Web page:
To be sure, no one knows what the Fed was planning to do, so this mainly has implications for the day’s volatility…which is to say that the market quickly went to sleep for the day.

Now, interestingly the Average Hourly Earnings number ticked higher to 2.5%, continuing the post-crisis upswing. At 2.5%, hourly earnings growth is slightly higher than median inflation and thus potentially “supportive of the inflation dynamic” from the standpoint of the Committee. Yes, wages follow inflation but not in the Fed models – so, while I don’t think this has any implications for future inflation it will eventually have implications for Fed policy. But this is a dovish Fed, and 2.5% earnings growth is not going to scare another tightening out of them…unless they were already planning to tighten.

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The Pendulum of Inflation Complacency

By Michael Ashton

The pendulum of complacency on inflation has begun finally to swing back the other way

I am sure that in my career I have seen weirder reactions, but when the Durable Goods number came out and plainly was significantly weaker-than-expected and energy rallied I must admit it was hard to think of one.

Presumably the reaction was an indirect one: weaker growth means the Fed is less likely to tighten, which means a lower dollar and hence, higher global demand for oil. But that seems a wild overthink. If there is a recession in the offing, and if we care about demand in oil markets (and I think we should), then weak economic growth from one of the world’s largest economies probably ought to be reflected in lower oil prices.

There is part of me that wants to say “maybe investors have finally realized that any given month of Durable Goods Orders is almost meaningless because the volatility of the number makes it hard to reject any particular null hypothesis.” I haven’t done this recently, but many years ago I discovered that a forecast driven by the mechanical rule of -0.5 times last month’s Durables change had a better forecasting record than Street economists. Flip the sign, divide by two. However, I don’t really think the market suddenly got wise.

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Blow Off in Progress, But ‘Launch Phase’ Confirmed

By Biiwii

As posted at nftrh.com

On March 4 we reviewed the technical reasons why the gold sector was launching as opposed to blowing off. This, after articles began appearing calling the rise to that point a doomed parabolic blow off using daily charts. Those calling it a blow off were confused; silver in spring 2011 was a blow off in the terminal sense. But when a parabolic move comes off a bottom, it is an impulsive thrust to change the trend, possibly ending the bear market.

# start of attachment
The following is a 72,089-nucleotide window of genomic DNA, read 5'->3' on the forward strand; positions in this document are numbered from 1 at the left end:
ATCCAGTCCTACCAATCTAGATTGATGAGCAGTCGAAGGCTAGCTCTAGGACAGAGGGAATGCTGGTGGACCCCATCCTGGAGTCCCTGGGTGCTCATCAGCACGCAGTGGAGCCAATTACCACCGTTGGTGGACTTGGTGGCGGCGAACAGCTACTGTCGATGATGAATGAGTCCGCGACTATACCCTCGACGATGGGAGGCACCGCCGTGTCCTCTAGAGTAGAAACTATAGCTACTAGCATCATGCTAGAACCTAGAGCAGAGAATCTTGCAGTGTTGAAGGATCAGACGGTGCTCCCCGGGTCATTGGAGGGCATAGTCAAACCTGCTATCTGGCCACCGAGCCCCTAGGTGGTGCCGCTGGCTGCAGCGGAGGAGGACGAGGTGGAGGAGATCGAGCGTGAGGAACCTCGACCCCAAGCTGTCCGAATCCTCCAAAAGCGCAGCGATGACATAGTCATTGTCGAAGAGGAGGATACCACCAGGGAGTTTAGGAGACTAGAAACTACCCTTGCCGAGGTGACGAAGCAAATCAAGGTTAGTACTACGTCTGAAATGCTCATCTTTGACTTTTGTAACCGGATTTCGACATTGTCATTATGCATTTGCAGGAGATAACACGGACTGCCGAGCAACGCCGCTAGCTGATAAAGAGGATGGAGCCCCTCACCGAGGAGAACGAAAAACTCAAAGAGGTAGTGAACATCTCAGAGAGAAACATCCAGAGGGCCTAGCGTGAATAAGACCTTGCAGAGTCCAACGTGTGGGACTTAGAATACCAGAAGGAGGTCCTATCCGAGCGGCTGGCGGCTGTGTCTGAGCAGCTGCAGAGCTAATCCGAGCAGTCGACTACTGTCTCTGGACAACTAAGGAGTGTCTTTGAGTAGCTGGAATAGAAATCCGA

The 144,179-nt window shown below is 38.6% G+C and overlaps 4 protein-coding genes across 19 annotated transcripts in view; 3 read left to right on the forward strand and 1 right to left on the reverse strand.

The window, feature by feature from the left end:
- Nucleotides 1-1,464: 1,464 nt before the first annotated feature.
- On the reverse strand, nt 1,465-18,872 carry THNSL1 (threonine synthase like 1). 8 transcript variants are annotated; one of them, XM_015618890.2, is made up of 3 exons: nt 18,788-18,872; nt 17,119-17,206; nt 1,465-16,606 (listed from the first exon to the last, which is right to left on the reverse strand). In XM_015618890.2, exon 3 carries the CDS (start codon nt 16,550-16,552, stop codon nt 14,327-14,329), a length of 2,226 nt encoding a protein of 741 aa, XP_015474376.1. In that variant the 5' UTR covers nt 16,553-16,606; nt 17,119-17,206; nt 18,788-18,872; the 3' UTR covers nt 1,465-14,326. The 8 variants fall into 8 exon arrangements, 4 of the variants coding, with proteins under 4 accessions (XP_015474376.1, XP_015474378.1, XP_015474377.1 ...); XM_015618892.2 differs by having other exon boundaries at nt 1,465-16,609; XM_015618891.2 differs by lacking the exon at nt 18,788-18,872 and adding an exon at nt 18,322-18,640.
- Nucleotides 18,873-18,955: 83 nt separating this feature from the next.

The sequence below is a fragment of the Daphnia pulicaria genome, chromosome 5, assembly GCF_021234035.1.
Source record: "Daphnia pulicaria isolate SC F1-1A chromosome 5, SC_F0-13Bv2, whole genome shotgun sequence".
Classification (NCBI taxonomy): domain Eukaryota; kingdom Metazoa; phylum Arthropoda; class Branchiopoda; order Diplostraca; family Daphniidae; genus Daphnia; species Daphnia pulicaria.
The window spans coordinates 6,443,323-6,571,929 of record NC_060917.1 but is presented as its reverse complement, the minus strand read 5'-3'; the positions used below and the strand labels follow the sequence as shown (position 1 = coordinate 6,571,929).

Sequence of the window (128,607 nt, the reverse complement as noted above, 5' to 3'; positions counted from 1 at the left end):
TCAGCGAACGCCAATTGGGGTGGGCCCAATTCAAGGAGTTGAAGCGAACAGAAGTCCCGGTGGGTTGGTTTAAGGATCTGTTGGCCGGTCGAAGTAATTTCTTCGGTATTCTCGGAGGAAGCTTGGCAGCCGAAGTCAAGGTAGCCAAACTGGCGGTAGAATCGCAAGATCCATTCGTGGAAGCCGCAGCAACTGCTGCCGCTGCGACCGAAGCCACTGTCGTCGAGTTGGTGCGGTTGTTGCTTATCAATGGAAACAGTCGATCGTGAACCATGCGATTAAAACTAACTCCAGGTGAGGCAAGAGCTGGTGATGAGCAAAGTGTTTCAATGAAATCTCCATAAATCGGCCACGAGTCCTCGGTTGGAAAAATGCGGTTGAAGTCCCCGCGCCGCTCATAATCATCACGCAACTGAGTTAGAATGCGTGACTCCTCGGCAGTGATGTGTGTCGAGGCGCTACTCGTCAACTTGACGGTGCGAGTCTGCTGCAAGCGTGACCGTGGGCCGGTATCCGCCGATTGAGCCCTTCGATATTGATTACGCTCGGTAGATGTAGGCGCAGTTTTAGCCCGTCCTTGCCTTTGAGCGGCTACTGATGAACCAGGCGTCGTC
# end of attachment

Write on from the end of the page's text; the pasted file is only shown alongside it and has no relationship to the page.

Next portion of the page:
We have long noted that gold is the first mover to a new inflationary phase, as the previous deflationary backdrop gets played out. That is exactly what happened, even though the silver miners have made stunning strides in leading the exciting up move in silver that is currently in process. Silver, in taking over leadership from gold would confirm an inflationary phase. Gold is monetary and silver is an industrial commodity with monetary aspects as well; i.e. it is more positively correlated to inflated economies making the silver-gold ratio a sensitive indicator to inflation.

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Wage Inflation is Already Here

By Michael Ashton

Wage Growth Tracker – Wage Inflation is Already here

(**Administrative Note: Get your copy of my new book What’s Wrong with Money: The Biggest Bubble of All! Here is the Amazon link. SafeHaven.com readers: be sure to check out Bruce Stratton’s recent announcement, which also has a link to a special deal for SafeHaven readers).

I am often critical of central banks these days, and especially the Federal Reserve. But that doesn’t mean I think the entire institution is worthless. While quite often the staff at the Fed puts out papers that use convoluted and inscrutable mathematics to “prove” something that only works because the assumptions used are garbage, there are also occasionally good bits of work that come out. While it is uneven, I find that the Atlanta Fed’s “macroblog” often has good content, and occasionally has a terrific insight.

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Bi-Weekly Economic Review

By Joseph Calhoun of Alhambra

Economic Reports Scorecard

scorecard 4-1-16

The economic reports since the last update present a dichotomy. While there has been an improvement in the surprises – more better than expected reports – the overall tone of the reports has been fairly negative. Part of the explanation for that is the plethora of regional Fed reports over the last two weeks, almost all of which showed significant improvement. That contrasts somewhat with the real manufacturing data we received. The Durable Goods report in particular was quite weak, down 2.8% – and better than the -3% expectation. Ex-transportation orders were down 1% and core capital goods orders were down 1.8% (but down just 0.1% year over year).